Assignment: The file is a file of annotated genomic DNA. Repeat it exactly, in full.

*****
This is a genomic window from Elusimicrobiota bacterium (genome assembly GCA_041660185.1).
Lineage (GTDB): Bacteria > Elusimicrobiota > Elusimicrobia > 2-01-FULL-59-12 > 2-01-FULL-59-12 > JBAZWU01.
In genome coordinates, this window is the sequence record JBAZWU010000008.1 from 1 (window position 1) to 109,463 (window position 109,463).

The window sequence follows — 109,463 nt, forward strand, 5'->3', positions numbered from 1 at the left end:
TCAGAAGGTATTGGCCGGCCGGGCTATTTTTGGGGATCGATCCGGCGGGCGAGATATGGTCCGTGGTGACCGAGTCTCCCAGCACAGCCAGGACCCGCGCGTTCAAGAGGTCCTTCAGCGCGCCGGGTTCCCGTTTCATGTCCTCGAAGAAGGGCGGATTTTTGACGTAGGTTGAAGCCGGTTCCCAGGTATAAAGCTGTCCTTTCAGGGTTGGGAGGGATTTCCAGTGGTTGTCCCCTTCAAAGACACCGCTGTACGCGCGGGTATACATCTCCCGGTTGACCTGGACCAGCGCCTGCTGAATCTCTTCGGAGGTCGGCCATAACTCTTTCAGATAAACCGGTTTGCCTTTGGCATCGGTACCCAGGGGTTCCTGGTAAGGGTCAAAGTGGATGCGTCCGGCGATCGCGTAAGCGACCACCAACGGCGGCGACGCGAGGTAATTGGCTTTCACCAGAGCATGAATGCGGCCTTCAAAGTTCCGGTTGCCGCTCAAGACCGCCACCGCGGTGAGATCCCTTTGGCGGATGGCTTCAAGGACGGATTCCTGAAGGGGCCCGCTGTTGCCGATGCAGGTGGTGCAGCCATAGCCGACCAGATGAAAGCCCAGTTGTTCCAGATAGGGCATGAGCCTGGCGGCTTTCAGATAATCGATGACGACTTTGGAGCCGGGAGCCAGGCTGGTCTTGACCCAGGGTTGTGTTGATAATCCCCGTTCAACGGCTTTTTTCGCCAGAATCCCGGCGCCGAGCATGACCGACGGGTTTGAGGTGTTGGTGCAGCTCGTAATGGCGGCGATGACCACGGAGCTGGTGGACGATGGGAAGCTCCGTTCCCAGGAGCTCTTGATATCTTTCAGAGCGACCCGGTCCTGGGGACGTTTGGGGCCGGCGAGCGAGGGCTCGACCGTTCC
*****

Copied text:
This is a genomic window from Elusimicrobiota bacterium (genome assembly GCA_041660185.1).
Lineage (GTDB): Bacteria > Elusimicrobiota > Elusimicrobia > 2-01-FULL-59-12 > 2-01-FULL-59-12 > JBAZWU01.
In genome coordinates, this window is the sequence record JBAZWU010000008.1 from 1 (window position 1) to 109,463 (window position 109,463).

The window sequence follows — 109,463 nt, forward strand, 5'->3', positions numbered from 1 at the left end:
TCAGAAGGTATTGGCCGGCCGGGCTATTTTTGGGGATCGATCCGGCGGGCGAGATATGGTCCGTGGTGACCGAGTCTCCCAGCACAGCCAGGACCCGCGCGTTCAAGAGGTCCTTCAGCGCGCCGGGTTCCCGTTTCATGTCCTCGAAGAAGGGCGGATTTTTGACGTAGGTTGAAGCCGGTTCCCAGGTATAAAGCTGTCCTTTCAGGGTTGGGAGGGATTTCCAGTGGTTGTCCCCTTCAAAGACACCGCTGTACGCGCGGGTATACATCTCCCGGTTGACCTGGACCAGCGCCTGCTGAATCTCTTCGGAGGTCGGCCATAACTCTTTCAGATAAACCGGTTTGCCTTTGGCATCGGTACCCAGGGGTTCCTGGTAAGGGTCAAAGTGGATGCGTCCGGCGATCGCGTAAGCGACCACCAACGGCGGCGACGCGAGGTAATTGGCTTTCACCAGAGCATGAATGCGGCCTTCAAAGTTCCGGTTGCCGCTCAAGACCGCCACCGCGGTGAGATCCCTTTGGCGGATGGCTTCAAGGACGGATTCCTGAAGGGGCCCGCTGTTGCCGATGCAGGTGGTGCAGCCATAGCCGACCAGATGAAAGCCCAGTTGTTCCAGATAGGGCATGAGCCTGGCGGCTTTCAGATAATCGATGACGACTTTGGAGCCGGGAGCCAGGCTGGTCTTGACCCAGGGTTGTGTTGATAATCCCCGTTCAACGGCTTTTTTCGCCAGAATCCCGGCGCCGAGCATGACCGACGGGTTTGAGGTGTTGGTGCAGCTCGTAATGGCGGCGATGACCACGGAGCTGGTGGACGATGGGAAGCTCCGTTCCCAGGAGCTCTTGATATCTTTCAGAGCGACCCGGTCCTGGGGACGTTTGGGGCCGGCGAGCGAGGGCTCGACCGTTCC